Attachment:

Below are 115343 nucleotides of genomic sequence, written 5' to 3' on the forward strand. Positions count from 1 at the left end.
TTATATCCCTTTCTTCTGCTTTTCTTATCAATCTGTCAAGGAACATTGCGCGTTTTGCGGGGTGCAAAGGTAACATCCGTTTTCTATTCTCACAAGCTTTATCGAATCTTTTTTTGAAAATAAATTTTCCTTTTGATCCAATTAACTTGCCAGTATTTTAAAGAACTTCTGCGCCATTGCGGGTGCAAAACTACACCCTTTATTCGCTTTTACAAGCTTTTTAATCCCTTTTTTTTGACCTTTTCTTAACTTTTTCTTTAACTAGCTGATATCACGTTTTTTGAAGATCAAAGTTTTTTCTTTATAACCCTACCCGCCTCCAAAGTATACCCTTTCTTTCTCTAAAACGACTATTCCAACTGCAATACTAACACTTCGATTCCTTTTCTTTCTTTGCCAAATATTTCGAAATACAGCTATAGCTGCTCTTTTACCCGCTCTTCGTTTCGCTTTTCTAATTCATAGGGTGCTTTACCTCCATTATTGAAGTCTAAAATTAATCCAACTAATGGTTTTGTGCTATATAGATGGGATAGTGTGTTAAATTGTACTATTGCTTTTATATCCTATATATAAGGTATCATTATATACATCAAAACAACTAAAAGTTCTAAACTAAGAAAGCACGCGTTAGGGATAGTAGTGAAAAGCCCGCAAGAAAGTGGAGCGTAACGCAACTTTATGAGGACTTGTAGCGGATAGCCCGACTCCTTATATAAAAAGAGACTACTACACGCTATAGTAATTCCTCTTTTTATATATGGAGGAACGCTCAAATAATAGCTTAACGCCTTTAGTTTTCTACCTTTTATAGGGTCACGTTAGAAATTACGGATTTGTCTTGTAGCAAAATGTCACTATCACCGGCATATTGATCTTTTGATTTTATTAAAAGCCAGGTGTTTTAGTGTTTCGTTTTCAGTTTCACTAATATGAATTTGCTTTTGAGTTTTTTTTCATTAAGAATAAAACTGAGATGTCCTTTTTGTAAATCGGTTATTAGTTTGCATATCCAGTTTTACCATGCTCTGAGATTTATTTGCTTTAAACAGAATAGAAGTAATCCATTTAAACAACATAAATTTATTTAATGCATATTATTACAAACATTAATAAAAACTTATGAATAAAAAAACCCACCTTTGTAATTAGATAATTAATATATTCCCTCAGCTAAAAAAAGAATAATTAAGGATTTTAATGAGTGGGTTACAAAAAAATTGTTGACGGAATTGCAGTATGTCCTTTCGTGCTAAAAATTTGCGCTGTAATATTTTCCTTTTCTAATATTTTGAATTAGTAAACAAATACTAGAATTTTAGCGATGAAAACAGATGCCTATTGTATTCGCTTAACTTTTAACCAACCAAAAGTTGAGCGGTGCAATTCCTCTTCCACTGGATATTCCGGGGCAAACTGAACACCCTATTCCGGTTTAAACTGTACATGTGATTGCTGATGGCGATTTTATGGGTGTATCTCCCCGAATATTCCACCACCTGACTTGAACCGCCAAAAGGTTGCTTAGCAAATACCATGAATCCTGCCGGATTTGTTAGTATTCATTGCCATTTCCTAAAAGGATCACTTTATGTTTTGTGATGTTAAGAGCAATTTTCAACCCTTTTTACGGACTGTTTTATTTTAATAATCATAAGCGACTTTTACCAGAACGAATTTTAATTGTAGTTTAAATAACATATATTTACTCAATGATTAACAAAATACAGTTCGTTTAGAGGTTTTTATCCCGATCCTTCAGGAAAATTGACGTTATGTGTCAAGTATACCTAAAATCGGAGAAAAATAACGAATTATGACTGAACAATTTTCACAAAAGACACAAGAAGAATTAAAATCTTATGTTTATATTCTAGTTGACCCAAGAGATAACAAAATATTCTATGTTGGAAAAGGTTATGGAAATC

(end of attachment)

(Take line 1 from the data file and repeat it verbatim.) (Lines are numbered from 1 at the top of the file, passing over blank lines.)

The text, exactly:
Below are 115343 nucleotides of genomic sequence, written 5' to 3' on the forward strand. Positions count from 1 at the left end.